- ThreatMetrix Announces $30 Million in Growth Capital with Silicon Valley Bank to Accelerate Global Market Eminence
- ThreatMetrix Highlights Influential Moments at 2016 Digital Identity Summit, Business Without Borders
- ThreatMetrix Prevents Over $15 Billion in Annual Fraud Loss
- ThreatMetrix Fall ‘16 Release Secures the Future of Global Digital Business
- ThreatMetrix Announces Accelerate Partner Program to Advance Channel Sales and Service Opportunities
It’s not easy being a citizen of South Korea. The nation is under constant threat of nuclear annihilation or blackmail by North Korea’s enigmatic, possibly unstable, strange and dangerous leader, Kim Jong-un. Just ask his uncle, Jang SongThaek. Well, you can’t really. You see Kim had him executed purportedly for procuring teenage girls for Kim’s late father. Anyway, that’s what Kenji Fukimoto, a former cook for the Kim family told rfa.org. Hey, he’s never lied to us.
The point is South Koreans already had enough to worry about. Now here comes news that 20 million South Koreans, roughly half the country’s population, had their credit card data stolen by an IT contractor who works for a company which produces credit scores. The data was subsequently sold to marketing firms. And, subsequent to that, the contractor was arrested as were the managers of the marketing firms.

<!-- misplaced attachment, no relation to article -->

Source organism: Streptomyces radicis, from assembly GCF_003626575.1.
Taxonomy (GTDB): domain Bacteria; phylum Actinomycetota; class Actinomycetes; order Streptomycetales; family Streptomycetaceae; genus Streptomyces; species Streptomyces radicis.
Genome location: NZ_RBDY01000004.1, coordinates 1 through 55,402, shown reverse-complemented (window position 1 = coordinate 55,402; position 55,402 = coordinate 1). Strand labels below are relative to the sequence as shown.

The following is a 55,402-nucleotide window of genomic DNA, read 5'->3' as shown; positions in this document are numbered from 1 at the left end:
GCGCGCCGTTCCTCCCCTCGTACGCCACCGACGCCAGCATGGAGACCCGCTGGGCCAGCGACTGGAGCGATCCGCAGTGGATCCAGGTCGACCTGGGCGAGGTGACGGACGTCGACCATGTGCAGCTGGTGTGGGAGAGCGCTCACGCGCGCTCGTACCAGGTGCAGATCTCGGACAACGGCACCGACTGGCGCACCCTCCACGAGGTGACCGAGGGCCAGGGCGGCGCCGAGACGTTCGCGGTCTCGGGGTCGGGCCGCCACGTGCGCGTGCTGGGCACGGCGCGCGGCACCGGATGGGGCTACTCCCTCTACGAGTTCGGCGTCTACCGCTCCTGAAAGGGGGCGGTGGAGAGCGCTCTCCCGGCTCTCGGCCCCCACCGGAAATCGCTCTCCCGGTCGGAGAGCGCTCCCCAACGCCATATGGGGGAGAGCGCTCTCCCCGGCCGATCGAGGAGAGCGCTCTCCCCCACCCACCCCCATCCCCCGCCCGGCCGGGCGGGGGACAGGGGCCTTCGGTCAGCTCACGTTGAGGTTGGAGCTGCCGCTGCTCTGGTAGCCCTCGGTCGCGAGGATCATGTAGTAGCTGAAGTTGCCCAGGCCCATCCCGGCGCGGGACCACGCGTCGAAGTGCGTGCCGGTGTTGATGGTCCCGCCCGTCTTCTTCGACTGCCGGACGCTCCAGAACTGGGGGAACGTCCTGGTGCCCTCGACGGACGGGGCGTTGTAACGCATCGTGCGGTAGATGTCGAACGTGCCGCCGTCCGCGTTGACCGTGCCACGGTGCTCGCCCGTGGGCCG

Early reports suggest that the contractor got hold of the giant trove of data thanks to the access Korea Credit Bureau enjoys to databases run by three big South Korean credit card firms. The contractor stole the data by copying it to a USB stick.
Regulators are now looking into security measures at the three firms – KB Kookmin Card, Lotte Card, and NH Nonghyup Card – to ensure data stays safe. A task force has been set up to investigate the impact of the theft. The three bosses of the credit card firms involved made a public apology for the breach.
In a statement the Financial Services Commission, Korea’s national financial regulator, said: “The credit card firms will cover any financial losses caused to their customers due to the latest accident.”
Another official at the FSC said the data was easy to steal because it was unencrypted and the credit card firms did not know it had been copied until investigators told them about the theft.
This theft of consumer data is just the latest to hit South Korea. In 2012, two hackers were arrested for getting hold of the details of 8.7 million subscribers to KT Mobile. Also, in 2011, details of more than 35 million accounts of South Korean social network Cyworld were exposed in an attack.
Perhaps South Koreans can console themselves with the fact that Dennis Rodman prefers visiting the North. Of course that could always change when he gets out of rehab.